This is an oversimplification, but the main difference between Neoclassicism and Romanticism is that the former emphasized structure, objectivity, and restraint, while the latter emphasized imagination, subjectivity, and emotion.
Neoclassical poets such as Alexander Pope admired the Classical Age and therefore tried to emulate the features of that age. In Pope's An Essay on Criticism, he writes about the benefits of ordering and restraining creativity. When the inspiration hits, Pope argues the proper poet (or critic) will utilize control rather than let his or her imagination run wild:
Tis more to guide than spur the Muse's Steed;
Restrain his Fury, than provoke his Speed;
The winged Courser, like a gen'rous Horse,
Shows most true Mettle when you check his Course.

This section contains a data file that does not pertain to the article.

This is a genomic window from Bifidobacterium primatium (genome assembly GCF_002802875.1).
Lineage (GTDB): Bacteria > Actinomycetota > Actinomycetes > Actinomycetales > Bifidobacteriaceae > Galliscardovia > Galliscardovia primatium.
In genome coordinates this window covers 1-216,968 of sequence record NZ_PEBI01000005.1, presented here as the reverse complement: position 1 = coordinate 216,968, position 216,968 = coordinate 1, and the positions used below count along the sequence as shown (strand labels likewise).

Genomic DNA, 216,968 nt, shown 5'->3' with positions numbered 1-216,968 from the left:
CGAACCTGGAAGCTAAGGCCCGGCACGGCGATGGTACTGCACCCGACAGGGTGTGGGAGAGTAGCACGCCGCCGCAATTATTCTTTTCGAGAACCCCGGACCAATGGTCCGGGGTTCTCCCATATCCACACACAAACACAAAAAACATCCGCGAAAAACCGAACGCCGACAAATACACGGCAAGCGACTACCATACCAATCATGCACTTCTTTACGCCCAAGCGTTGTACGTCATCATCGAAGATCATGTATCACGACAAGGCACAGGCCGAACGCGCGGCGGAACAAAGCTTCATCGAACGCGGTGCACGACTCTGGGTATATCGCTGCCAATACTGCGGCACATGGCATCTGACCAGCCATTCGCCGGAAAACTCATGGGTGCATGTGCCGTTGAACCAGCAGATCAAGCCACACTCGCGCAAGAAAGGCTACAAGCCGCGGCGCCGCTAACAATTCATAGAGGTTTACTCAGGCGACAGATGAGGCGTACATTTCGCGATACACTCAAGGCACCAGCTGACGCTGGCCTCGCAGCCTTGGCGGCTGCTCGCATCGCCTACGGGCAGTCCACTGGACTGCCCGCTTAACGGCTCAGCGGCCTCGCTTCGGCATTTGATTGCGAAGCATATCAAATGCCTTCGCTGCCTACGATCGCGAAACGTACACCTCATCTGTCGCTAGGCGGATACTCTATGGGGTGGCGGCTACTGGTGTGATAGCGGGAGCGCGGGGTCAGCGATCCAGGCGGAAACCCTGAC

Romantic poets such as William Wordsworth emphasized the individual, subjective experience. Wordsworth was more concerned with imagination and emotion. In the preface to Lyrical Ballads, he famously wrote:
For all good poetry is the spontaneous overflow of powerful feelings: and though this be true, Poems to which any value can be attached were never produced on any variety of subjects but by a man who, being possessed of more than usual organic sensibility, has also thought long and deeply.
Although it is not always the case, Neoclassical poetry tends to be rooted in Classical forms and themes of structure and restraint. Romantic poetry tends to focus on the emotional and imaginative experience of the individual. Another way to say this is that the Neoclassical poet might say "this is how poetry should be" while the Romantic poet might say "this is what poetry means to me."